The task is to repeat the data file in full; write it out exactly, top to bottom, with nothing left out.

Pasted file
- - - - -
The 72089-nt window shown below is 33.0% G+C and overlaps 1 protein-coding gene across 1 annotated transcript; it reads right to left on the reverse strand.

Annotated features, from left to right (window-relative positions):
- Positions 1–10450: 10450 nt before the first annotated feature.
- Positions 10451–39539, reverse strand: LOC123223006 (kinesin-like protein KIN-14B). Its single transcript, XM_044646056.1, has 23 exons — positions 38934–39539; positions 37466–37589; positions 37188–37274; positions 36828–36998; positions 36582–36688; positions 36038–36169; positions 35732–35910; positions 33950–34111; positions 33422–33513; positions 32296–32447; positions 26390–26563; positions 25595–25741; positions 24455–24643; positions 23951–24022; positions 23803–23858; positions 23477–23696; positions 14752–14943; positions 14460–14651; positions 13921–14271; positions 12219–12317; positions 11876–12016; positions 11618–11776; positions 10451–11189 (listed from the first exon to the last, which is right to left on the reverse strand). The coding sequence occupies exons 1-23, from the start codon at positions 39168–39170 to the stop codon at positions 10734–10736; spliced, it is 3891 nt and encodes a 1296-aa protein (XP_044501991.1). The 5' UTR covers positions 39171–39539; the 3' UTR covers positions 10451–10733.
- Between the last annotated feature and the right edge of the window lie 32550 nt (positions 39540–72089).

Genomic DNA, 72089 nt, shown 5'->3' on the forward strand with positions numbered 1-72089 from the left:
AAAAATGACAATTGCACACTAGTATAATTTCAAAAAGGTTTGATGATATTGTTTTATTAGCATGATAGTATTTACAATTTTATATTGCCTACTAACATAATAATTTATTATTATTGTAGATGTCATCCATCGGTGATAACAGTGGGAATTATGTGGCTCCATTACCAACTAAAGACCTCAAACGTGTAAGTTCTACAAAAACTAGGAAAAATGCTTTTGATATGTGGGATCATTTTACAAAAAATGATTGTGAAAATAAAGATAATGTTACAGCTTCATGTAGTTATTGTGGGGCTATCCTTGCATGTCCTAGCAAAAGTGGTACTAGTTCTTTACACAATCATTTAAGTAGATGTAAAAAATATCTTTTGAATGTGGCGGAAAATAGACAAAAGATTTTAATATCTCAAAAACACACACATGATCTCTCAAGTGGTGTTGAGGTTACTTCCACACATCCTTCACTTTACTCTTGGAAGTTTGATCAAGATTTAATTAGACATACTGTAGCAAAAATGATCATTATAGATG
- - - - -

The 72089-nt window shown below is 33.0% G+C and overlaps 1 protein-coding gene across 1 annotated transcript; it reads right to left on the reverse strand.

Annotated features, from left to right (window-relative positions):
- Positions 1–10450: 10450 nt before the first annotated feature.
- Positions 10451–39539, reverse strand: LOC123223006 (kinesin-like protein KIN-14B). Its single transcript, XM_044646056.1, has 23 exons — positions 38934–39539; positions 37466–37589; positions 37188–37274; positions 36828–36998; positions 36582–36688; positions 36038–36169; positions 35732–35910; positions 33950–34111; positions 33422–33513; positions 32296–32447; positions 26390–26563; positions 25595–25741; positions 24455–24643; positions 23951–24022; positions 23803–23858; positions 23477–23696; positions 14752–14943; positions 14460–14651; positions 13921–14271; positions 12219–12317; positions 11876–12016; positions 11618–11776; positions 10451–11189 (listed from the first exon to the last, which is right to left on the reverse strand). The coding sequence occupies exons 1-23, from the start codon at positions 39168–39170 to the stop codon at positions 10734–10736; spliced, it is 3891 nt and encodes a 1296-aa protein (XP_044501991.1). The 5' UTR covers positions 39171–39539; the 3' UTR covers positions 10451–10733.
- Between the last annotated feature and the right edge of the window lie 32550 nt (positions 39540–72089).

Genomic DNA, 72089 nt, shown 5'->3' on the forward strand with positions numbered 1-72089 from the left:
AAAAATGACAATTGCACACTAGTATAATTTCAAAAAGGTTTGATGATATTGTTTTATTAGCATGATAGTATTTACAATTTTATATTGCCTACTAACATAATAATTTATTATTATTGTAGATGTCATCCATCGGTGATAACAGTGGGAATTATGTGGCTCCATTACCAACTAAAGACCTCAAACGTGTAAGTTCTACAAAAACTAGGAAAAATGCTTTTGATATGTGGGATCATTTTACAAAAAATGATTGTGAAAATAAAGATAATGTTACAGCTTCATGTAGTTATTGTGGGGCTATCCTTGCATGTCCTAGCAAAAGTGGTACTAGTTCTTTACACAATCATTTAAGTAGATGTAAAAAATATCTTTTGAATGTGGCGGAAAATAGACAAAAGATTTTAATATCTCAAAAACACACACATGATCTCTCAAGTGGTGTTGAGGTTACTTCCACACATCCTTCACTTTACTCTTGGAAGTTTGATCAAGATTTAATTAGACATACTGTAGCAAAAATGATCATTATAGATG